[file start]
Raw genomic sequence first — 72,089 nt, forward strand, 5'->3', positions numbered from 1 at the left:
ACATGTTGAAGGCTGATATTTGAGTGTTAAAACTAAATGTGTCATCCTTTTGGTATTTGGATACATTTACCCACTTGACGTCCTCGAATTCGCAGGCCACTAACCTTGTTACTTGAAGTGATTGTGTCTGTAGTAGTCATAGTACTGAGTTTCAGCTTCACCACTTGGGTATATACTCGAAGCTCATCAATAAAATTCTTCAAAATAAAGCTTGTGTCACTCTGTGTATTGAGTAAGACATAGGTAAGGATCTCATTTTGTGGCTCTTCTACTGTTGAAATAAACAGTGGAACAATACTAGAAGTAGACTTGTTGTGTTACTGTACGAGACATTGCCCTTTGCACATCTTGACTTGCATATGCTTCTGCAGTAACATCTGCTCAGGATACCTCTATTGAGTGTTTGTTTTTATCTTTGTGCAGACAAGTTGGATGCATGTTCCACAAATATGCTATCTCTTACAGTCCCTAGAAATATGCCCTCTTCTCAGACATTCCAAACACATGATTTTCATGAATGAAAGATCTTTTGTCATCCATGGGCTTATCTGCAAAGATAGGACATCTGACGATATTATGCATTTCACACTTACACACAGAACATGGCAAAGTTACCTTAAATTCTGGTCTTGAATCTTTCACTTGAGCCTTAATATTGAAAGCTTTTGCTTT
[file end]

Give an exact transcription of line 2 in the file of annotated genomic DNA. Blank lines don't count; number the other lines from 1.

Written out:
ACATGTTGAAGGCTGATATTTGAGTGTTAAAACTAAATGTGTCATCCTTTTGGTATTTGGATACATTTACCCACTTGACGTCCTCGAATTCGCAGGCCACTAACCTTGTTACTTGAAGTGATTGTGTCTGTAGTAGTCATAGTACTGAGTTTCAGCTTCACCACTTGGGTATATACTCGAAGCTCATCAATAAAATTCTTCAAAATAAAGCTTGTGTCACTCTGTGTATTGAGTAAGACATAGGTAAGGATCTCATTTTGTGGCTCTTCTACTGTTGAAATAAACAGTGGAACAATACTAGAAGTAGACTTGTTGTGTTACTGTACGAGACATTGCCCTTTGCACATCTTGACTTGCATATGCTTCTGCAGTAACATCTGCTCAGGATACCTCTATTGAGTGTTTGTTTTTATCTTTGTGCAGACAAGTTGGATGCATGTTCCACAAATATGCTATCTCTTACAGTCCCTAGAAATATGCCCTCTTCTCAGACATTCCAAACACATGATTTTCATGAATGAAAGATCTTTTGTCATCCATGGGCTTATCTGCAAAGATAGGACATCTGACGATATTATGCATTTCACACTTACACACAGAACATGGCAAAGTTACCTTAAATTCTGGTCTTGAATCTTTCACTTGAGCCTTAATATTGAAAGCTTTTGCTTT